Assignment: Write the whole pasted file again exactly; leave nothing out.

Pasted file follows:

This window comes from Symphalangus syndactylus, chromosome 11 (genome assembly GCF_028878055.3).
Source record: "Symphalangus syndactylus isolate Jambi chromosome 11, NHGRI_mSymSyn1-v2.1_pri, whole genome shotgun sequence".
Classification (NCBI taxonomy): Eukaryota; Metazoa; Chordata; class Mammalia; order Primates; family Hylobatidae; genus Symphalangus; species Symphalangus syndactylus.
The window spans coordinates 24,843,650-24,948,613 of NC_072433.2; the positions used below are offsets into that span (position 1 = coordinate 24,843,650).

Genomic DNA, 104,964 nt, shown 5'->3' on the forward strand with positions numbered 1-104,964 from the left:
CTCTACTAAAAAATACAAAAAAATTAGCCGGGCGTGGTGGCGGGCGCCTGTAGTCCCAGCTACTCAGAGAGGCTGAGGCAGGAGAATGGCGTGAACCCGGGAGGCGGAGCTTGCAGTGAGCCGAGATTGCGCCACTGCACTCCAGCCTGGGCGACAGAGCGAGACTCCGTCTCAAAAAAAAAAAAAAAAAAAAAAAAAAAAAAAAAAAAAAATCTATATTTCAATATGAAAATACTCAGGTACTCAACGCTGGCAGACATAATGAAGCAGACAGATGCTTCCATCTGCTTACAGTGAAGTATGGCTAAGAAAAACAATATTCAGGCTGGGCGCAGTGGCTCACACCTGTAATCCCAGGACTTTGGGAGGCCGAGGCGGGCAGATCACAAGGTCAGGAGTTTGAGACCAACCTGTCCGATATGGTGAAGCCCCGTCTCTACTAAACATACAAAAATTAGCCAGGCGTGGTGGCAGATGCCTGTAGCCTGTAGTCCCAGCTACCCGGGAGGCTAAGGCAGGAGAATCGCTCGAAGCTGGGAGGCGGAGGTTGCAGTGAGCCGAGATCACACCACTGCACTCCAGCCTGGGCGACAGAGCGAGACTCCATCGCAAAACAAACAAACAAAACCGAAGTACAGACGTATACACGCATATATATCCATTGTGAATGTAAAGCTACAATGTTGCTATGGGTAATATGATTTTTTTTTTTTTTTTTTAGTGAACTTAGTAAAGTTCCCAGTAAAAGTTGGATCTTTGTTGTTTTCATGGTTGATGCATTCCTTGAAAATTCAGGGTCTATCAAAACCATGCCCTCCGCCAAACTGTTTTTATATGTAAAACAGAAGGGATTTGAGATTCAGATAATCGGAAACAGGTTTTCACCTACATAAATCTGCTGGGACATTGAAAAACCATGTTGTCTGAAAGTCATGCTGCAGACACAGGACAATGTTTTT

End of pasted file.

This window comes from Symphalangus syndactylus, chromosome 11 (genome assembly GCF_028878055.3).
Source record: "Symphalangus syndactylus isolate Jambi chromosome 11, NHGRI_mSymSyn1-v2.1_pri, whole genome shotgun sequence".
Classification (NCBI taxonomy): Eukaryota; Metazoa; Chordata; class Mammalia; order Primates; family Hylobatidae; genus Symphalangus; species Symphalangus syndactylus.
The window spans coordinates 24,843,650-24,948,613 of NC_072433.2; the positions used below are offsets into that span (position 1 = coordinate 24,843,650).

Genomic DNA, 104,964 nt, shown 5'->3' on the forward strand with positions numbered 1-104,964 from the left:
CTCTACTAAAAAATACAAAAAAATTAGCCGGGCGTGGTGGCGGGCGCCTGTAGTCCCAGCTACTCAGAGAGGCTGAGGCAGGAGAATGGCGTGAACCCGGGAGGCGGAGCTTGCAGTGAGCCGAGATTGCGCCACTGCACTCCAGCCTGGGCGACAGAGCGAGACTCCGTCTCAAAAAAAAAAAAAAAAAAAAAAAAAAAAAAAAAAAAAAATCTATATTTCAATATGAAAATACTCAGGTACTCAACGCTGGCAGACATAATGAAGCAGACAGATGCTTCCATCTGCTTACAGTGAAGTATGGCTAAGAAAAACAATATTCAGGCTGGGCGCAGTGGCTCACACCTGTAATCCCAGGACTTTGGGAGGCCGAGGCGGGCAGATCACAAGGTCAGGAGTTTGAGACCAACCTGTCCGATATGGTGAAGCCCCGTCTCTACTAAACATACAAAAATTAGCCAGGCGTGGTGGCAGATGCCTGTAGCCTGTAGTCCCAGCTACCCGGGAGGCTAAGGCAGGAGAATCGCTCGAAGCTGGGAGGCGGAGGTTGCAGTGAGCCGAGATCACACCACTGCACTCCAGCCTGGGCGACAGAGCGAGACTCCATCGCAAAACAAACAAACAAAACCGAAGTACAGACGTATACACGCATATATATCCATTGTGAATGTAAAGCTACAATGTTGCTATGGGTAATATGATTTTTTTTTTTTTTTTTTAGTGAACTTAGTAAAGTTCCCAGTAAAAGTTGGATCTTTGTTGTTTTCATGGTTGATGCATTCCTTGAAAATTCAGGGTCTATCAAAACCATGCCCTCCGCCAAACTGTTTTTATATGTAAAACAGAAGGGATTTGAGATTCAGATAATCGGAAACAGGTTTTCACCTACATAAATCTGCTGGGACATTGAAAAACCATGTTGTCTGAAAGTCATGCTGCAGACACAGGACAATGTTTTT